The game plan is fairly simple. You want to burn through your deck as quickly as you possibly can with things like Vessel of Nascency, Corpse Churn, and Crow of Dark Tidings as you dig for either your Inverter of Truths or the Bane of Bala Ged. Now, Bane of Bala Ged is really a placeholder for just about any huge Eldrazi you want to cast and the bigger the better really. If you can unearth an Ulamog, a Kozilek or any of the truly scary Eldrazi you are obviously going to target them with your Ever After or your Necromantic Summons, but Bane is a nice tidy budget option that can be run reasonably easily. The real treat is the Inverter of Truth that is a very discounted 6/6 for 4 mana that I’ve been fooling around with since Oath of the Gatewatch dropped. It could now be time for this ridiculous flying Eldrazi to shine now that we can mill our decks with surprising speed so we don’t deck ourselves.
Some of the more interesting cards from Shadows Over Innistrad that are found in this pack are the Moldgraf Scavenger and the Pale Rider of Trostad. The Scavenger is a surprisingly solid little creature that is an effective early blocker. It blocks things with Skulk, survives Fiery Impulse and Fiery Temper, and when you hit Delirium can go on the offensive as an undercosted 3/4 . Those are all very reasonable stats and make the Scavenger almost a reasonable addition to a Constructed deck that could play a similar, but different, role to Jaddi Offshoot. Pale Rider of Trostad is a 3/3 for 2 mana which is a fine set of stats, but also gives the deck a way to discard something big if you don’t want to cast it yet. I toyed with the idea of dropping something like an Angel of Deliverance in this list to be discarded, but that felt very risky if I couldn’t actually cast the Angel. In the end I figured sticking to Eldrazi that could actually be cast seemed less risky.
Sage of Ancient Lore is another really interesting card in this deck because it is an expensive rare card at 5 mana that has a ton of potential. The fact that it says “draw a card” is the first dead give away that this is very powerful. I have run much worse creatures that include that line of text and would happily do so again. The real deal is when it transforms into a huge monster that can wreck the game. This makes for another solid reanimation target, but is a little more volatile and riskier because it could flip back to being a human on any turn. That said, it is a very strong card and would be another good target for reanimation.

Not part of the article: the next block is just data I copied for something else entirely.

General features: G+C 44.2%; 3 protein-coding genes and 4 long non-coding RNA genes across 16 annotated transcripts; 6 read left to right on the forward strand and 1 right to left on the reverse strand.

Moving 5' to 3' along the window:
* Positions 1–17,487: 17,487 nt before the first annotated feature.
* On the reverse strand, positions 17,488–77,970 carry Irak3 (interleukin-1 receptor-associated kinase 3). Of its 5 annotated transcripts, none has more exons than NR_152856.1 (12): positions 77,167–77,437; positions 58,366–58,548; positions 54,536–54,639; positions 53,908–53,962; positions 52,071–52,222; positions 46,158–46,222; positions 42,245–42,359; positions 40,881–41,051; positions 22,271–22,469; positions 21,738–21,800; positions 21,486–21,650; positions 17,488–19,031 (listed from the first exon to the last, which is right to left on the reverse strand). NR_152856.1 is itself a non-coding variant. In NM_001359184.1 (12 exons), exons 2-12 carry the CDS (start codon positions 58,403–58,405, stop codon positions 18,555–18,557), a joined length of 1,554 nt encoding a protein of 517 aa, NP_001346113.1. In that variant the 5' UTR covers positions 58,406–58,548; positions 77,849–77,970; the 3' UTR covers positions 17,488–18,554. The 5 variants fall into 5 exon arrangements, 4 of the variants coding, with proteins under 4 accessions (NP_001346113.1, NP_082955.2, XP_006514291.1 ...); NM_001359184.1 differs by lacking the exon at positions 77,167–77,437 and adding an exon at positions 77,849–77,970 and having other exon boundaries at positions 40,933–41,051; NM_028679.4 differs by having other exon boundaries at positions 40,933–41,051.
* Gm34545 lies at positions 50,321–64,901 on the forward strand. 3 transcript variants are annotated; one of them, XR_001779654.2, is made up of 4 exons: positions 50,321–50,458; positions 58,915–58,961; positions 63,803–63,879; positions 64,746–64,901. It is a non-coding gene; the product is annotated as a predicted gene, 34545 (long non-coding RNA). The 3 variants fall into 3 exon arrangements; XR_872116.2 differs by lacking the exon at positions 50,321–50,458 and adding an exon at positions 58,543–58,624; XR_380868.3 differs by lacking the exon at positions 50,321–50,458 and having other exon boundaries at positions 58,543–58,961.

The other cards in this list are just creatures that might allow me to hurry up and rush out some of my spells by ramping me, but also provide some measure of value if I need another valid target in my graveyard to make Ever After work. Just about any value creature would work, but I opted for 3 Brood Monitors because 6/6 worth of stats across 4 bodies is very strong, but I could totally envision not playing this in favor of another value creature. This slot is very much up for discussion and I would welcome some ideas if you had something I could have run Gloomwidow as a form of aerial defense, and that might be a better option to give me enough time to hit enough land drops and be able to play an Ever After.
I weighed playing Vessel of Malignity and decided against it because exiling the cards from my opponent is not really what I wanted to do. If I could have used it to target myself and discard something then I would have been more interested. It would have been another discard outlet to allow me to pitch some other big scary creature, but alas, it exiles and can only be used on my opponents. I can see Vessel of Malignity having a place in some decks because I feel like the hand destruction in this Standard format is very strong, but this is not that deck.
The rest of the pack is not on colour or theme for what I want to do with this sort of deck, but there is a little interest in some of those white creatures, notably the Apothecary Geist, and the Ghostly Wings because I think those might see a little fringe play if the right conditions are met.